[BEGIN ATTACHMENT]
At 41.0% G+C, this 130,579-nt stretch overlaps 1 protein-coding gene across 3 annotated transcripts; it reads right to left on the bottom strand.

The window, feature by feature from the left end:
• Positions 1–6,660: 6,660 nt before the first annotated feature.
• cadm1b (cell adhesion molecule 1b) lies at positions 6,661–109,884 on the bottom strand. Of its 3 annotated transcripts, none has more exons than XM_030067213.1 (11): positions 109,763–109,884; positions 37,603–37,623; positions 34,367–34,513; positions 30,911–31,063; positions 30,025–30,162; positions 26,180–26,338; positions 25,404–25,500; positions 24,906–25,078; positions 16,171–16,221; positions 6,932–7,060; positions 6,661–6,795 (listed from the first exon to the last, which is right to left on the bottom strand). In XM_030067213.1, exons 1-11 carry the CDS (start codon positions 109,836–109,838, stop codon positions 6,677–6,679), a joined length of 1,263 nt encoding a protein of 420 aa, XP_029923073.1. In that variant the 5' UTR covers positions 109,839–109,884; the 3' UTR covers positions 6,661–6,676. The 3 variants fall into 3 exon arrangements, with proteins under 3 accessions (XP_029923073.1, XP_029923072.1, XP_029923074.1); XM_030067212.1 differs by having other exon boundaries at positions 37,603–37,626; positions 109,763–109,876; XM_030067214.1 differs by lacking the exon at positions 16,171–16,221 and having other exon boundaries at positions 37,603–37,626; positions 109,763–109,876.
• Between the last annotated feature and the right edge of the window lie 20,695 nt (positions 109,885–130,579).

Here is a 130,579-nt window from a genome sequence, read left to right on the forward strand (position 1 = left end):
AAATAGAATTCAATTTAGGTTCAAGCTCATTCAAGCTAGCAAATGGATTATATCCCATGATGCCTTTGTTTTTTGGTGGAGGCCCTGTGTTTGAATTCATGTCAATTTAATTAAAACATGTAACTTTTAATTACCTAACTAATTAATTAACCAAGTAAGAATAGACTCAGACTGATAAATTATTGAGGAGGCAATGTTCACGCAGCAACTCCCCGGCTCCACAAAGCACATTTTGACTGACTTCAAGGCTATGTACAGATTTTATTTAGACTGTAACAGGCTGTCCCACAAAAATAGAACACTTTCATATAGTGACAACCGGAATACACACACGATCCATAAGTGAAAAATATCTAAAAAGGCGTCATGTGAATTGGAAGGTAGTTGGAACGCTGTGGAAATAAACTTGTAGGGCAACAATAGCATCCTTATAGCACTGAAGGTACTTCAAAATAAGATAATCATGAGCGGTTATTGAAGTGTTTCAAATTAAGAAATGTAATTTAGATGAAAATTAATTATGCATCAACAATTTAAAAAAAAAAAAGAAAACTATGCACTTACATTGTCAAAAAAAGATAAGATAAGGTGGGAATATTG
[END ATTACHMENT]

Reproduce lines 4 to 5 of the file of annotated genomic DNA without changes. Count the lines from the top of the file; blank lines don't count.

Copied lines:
• cadm1b (cell adhesion molecule 1b) lies at positions 6,661–109,884 on the bottom strand. Of its 3 annotated transcripts, none has more exons than XM_030067213.1 (11): positions 109,763–109,884; positions 37,603–37,623; positions 34,367–34,513; positions 30,911–31,063; positions 30,025–30,162; positions 26,180–26,338; positions 25,404–25,500; positions 24,906–25,078; positions 16,171–16,221; positions 6,932–7,060; positions 6,661–6,795 (listed from the first exon to the last, which is right to left on the bottom strand). In XM_030067213.1, exons 1-11 carry the CDS (start codon positions 109,836–109,838, stop codon positions 6,677–6,679), a joined length of 1,263 nt encoding a protein of 420 aa, XP_029923073.1. In that variant the 5' UTR covers positions 109,839–109,884; the 3' UTR covers positions 6,661–6,676. The 3 variants fall into 3 exon arrangements, with proteins under 3 accessions (XP_029923073.1, XP_029923072.1, XP_029923074.1); XM_030067212.1 differs by having other exon boundaries at positions 37,603–37,626; positions 109,763–109,876; XM_030067214.1 differs by lacking the exon at positions 16,171–16,221 and having other exon boundaries at positions 37,603–37,626; positions 109,763–109,876.
• Between the last annotated feature and the right edge of the window lie 20,695 nt (positions 109,885–130,579).